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Grand Marnier Mustard
How happy we are: One of our favorite spirited indulgences, Grand Marnier, is deliciously combined into this creamy mustard. We could eat it out of the jar! Photography by Hannah Kaminsky | THE NIBBLE.
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ABOUT THE AUTHOR

 

KAREN HOCHMAN Editorial Director of THE NIBBLE.

 

 

December 2009
Last Updated February 2010

Product Reviews / Main Nibbles / Condiments

City Of Roses Wine Mustard

Artisan Gourmet Mustard

 

CAPSULE REPORT: It seems almost redundant to say “wine mustard.” From the beginning, mustard was made by grinding mustard seeds with wine or verjus, unfermented wine. Today, beer, vinegar, water or a combination of more than one of the five liquids is added, along with salt and spices and other flavorings (if making a flavored mustard, honey mustard or horseradish mustard, for example—read How Mustard Is Made). Yet, City of Roses goes one step further: While they use apple cider vinegar to grind the mustards, you can taste the quality of the wine and spirits used to flavor them. The second set of differentiators is the eggs and butter, used to create a creamy mustard spread. The mustards are not gluten-free; they contain flour. In the end, what you have is not a spicy mustard with bite, but a sweet, creamy mustard dip and spread that can easily become a mustard sauce. This is Page 1 of a two-page article. Click on the black links below to visit Page 2.

City Of Roses Overview

First, quick question: What’s the City of Roses? It isn’t Rose City, Michigan or Rose City Texas.

But you have a choice among 14 other cities, including Panguipulli, Chile; Shiraz, Iran; and in the United States, Cape Girardeau, Missouri; Chico, California; Little Rock, Arkansas; Lowell, Wyoming; Madison, New Jersey; Pasadena, California; Portland, Oregon; Richmond, Indiana; Thomasville, Georgia; and Tyler, Texas.

The very thought of 14 Cities of Roses makes us want to see a Rose-Off for rights to the title—whatever form that would take. But for the purpose of this review, the nickname goes to Portland Oregon, where City of Roses Mustard is made. Portland has a rose festival the first two weeks in June, its own Grand Floral Parade, many beautiful rose gardens and a beautiful namesake flower, the Portland rose.

There’s a namesake mustard, too. Produced in small batches, with an egg-and-butter base (most mustard is just mustard seed, wine or vinegar and any seasoning), City of Roses Mustard has an extra-creamy, extra-smooth consistency and a rich, wine- or spirits-enhanced flavor.

  Rose Garden
One of the beautiful rose gardens that has earned Portland, Oregon the name, “City of Roses.” Find more information about the Rose Festival and other Oregon family vacations.

Wine Mustard & Spirits Mustard Varieties

City of Roses Mustard has certainly put some “spirit” into the mustard category. ’The company’s line of wine- and spirits-infused mustards offers something for everyone: white wine, red wine, the most popular distilled spirit and one of the most popular liqueurs. How can one select among:

  • Grand Marnier Creamy Mustard. The liqueur Grand Marnier, a blend of Cognac, delivers a zesty orange flavor.

  • Mazama Infused Pepper Vodka Creamy Mustard. A gold medal winner at the World Spirits Competition, Mazama Hot Pepper Vodka, made in Bend, Oregon, is named after Mt. Mazama, the volcano that erupted to become Crater Lake.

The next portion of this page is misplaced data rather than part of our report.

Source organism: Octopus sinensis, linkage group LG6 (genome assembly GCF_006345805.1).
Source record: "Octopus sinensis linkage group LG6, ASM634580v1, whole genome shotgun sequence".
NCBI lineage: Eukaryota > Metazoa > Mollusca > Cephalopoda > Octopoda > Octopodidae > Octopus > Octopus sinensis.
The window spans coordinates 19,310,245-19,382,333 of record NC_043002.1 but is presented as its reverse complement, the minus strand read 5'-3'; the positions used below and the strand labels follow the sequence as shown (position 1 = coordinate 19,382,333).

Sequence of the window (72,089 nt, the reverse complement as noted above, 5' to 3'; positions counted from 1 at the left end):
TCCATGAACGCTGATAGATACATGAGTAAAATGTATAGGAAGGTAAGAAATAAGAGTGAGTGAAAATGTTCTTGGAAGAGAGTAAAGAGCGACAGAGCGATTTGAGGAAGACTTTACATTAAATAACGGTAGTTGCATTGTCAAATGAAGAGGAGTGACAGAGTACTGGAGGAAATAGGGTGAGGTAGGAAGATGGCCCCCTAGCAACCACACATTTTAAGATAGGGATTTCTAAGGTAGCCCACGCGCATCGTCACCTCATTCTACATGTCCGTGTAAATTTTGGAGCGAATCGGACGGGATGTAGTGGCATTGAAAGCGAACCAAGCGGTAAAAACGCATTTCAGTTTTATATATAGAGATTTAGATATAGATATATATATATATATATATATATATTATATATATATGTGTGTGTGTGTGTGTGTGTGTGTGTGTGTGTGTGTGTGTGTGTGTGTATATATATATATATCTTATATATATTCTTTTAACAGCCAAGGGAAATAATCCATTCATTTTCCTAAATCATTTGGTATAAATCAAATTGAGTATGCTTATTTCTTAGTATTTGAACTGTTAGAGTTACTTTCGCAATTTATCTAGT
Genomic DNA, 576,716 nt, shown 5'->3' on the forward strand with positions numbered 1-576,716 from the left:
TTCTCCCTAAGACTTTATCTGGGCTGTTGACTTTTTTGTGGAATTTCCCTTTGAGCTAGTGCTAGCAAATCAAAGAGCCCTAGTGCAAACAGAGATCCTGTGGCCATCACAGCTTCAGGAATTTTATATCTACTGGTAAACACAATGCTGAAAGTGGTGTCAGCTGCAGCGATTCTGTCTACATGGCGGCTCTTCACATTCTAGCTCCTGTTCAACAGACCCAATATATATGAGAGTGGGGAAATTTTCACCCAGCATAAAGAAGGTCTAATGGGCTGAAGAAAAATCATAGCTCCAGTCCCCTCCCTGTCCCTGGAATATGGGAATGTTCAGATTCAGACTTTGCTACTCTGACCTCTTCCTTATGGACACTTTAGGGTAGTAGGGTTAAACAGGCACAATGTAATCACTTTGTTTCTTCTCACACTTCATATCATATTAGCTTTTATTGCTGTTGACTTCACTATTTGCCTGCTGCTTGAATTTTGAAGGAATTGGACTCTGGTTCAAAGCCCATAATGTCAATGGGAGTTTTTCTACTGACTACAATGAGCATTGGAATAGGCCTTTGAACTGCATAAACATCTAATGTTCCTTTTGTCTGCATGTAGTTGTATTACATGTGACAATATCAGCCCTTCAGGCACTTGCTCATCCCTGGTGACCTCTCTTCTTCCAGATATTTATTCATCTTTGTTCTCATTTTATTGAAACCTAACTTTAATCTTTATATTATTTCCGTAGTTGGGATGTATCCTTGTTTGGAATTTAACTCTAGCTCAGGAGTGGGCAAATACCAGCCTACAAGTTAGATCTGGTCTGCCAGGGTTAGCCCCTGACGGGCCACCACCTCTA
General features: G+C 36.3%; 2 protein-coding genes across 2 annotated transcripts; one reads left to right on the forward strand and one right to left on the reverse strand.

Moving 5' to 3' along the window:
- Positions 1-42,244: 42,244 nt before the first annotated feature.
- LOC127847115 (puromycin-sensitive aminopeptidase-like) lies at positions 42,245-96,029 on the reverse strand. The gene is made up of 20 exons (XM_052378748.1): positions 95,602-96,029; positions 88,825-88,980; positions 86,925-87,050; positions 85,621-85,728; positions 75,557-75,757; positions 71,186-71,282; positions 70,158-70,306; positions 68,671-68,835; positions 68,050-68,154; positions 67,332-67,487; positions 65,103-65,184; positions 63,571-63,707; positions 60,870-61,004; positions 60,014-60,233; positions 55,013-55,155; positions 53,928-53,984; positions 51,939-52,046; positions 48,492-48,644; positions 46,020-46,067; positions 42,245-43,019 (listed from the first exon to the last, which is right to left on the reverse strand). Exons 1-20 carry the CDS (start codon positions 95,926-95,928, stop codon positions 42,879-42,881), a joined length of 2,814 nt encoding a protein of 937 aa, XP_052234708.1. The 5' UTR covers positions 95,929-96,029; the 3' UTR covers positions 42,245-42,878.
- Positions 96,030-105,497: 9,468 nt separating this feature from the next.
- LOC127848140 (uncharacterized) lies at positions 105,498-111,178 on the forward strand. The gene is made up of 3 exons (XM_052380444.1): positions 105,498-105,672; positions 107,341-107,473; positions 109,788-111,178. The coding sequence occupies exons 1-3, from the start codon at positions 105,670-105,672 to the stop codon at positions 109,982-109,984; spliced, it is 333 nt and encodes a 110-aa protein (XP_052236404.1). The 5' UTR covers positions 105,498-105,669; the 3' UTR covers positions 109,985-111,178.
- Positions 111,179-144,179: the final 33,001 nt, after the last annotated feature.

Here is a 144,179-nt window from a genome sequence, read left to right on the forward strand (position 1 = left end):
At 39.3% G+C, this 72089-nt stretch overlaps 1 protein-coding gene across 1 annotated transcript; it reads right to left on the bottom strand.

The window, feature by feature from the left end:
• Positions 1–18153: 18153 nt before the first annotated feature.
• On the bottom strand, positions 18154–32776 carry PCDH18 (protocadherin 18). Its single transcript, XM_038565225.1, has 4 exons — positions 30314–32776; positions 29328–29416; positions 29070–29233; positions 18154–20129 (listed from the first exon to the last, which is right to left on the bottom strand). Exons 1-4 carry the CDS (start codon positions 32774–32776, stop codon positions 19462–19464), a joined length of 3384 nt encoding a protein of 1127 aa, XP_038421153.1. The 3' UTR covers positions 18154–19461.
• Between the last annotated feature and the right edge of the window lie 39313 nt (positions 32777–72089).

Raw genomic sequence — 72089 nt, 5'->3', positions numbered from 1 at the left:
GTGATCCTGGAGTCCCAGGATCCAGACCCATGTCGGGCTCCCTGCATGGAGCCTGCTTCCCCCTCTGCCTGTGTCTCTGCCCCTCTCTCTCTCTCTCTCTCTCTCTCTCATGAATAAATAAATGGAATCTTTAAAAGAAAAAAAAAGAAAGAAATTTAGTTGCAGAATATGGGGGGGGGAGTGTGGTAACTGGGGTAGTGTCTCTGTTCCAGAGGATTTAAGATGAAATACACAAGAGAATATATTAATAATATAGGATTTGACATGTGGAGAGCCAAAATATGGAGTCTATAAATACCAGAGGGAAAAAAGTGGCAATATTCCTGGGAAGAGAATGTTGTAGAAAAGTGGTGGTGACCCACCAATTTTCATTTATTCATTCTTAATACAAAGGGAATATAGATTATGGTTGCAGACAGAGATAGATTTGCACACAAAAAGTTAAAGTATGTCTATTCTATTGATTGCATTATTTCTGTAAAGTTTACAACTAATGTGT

• Pinot Gris Creamy Mustard. The wine is from Bishop Creek Cellars Pinot Gris Wine in Oregon’s Willamette Valley.
  Pinot Gris Mustard
Enjoy a glass of Pinot Gris wine as you dip pretzels into City of Roses creamy Pinot Gris mustard.
  • Pinot Noir Creamy Mustard. Bishop Creek Cellars Pinot Noir Wine is used in this mustard. The manufacturer over-promises when stating that, “You may just feel as if you’re enjoying a wonderful glass of Pinot Noir.” No one would mistake this for anything but mustard—but it’s good mustard.
  • Tangy Triple Sec Creamy Mustard. Triple sec, an ingredient in the Margarita, is a liqueur made from the peel of oranges. Triple Sec, Grand Marnier and Cointreau are all relatives, clear liqueurs made from the peel of bitter oranges. Grand Marnier, mentioned above, is generally considered to be the finest quality of the group (although the group is much larger than those mentioned here). Triple sec is a generic name for an orange-flavored liqueur made from the dried peel of oranges; the name means triple distilled. Cointreau is a brand of triple sec, a finer product than products simply labeled “triple sec.” Curaçao is a generic liqueur made from the dried peels of the laraha citrus fruit, grown on the island of Curaçao in the Netherlands Antilles (southeast of the Virgin Islands in the Caribbean). The laraha developed from the sweet Valencia orange planted by Spanish explorers. The orange would not grow successfully in the climate of Curaçao; the fruits produced were small, bitter and inedible. However, the peel remained aromatic and true to the Valencia varietal, and made a delicious liqueur. The trees were bred into the current laraha species, still inedible. Some brands are colored blue (Blue Curaçao to add more festivity to cocktails, but the color adds no flavor.)

All of the mustards contain some sugar, and have a sweet, honey-mustard quality in addition to some flavoring from the marquee alcohol. Grand Marnier lovers that we are, we leaned toward the orange-flavored Grand Marnier Creamy Mustard. Other tasters naturally chose other flavors. They’re all very good.

And, you can use them in a variety of creative ways. Take a look on Page 2.

Continue To Page 2: Wine Mustard Serving Suggestions

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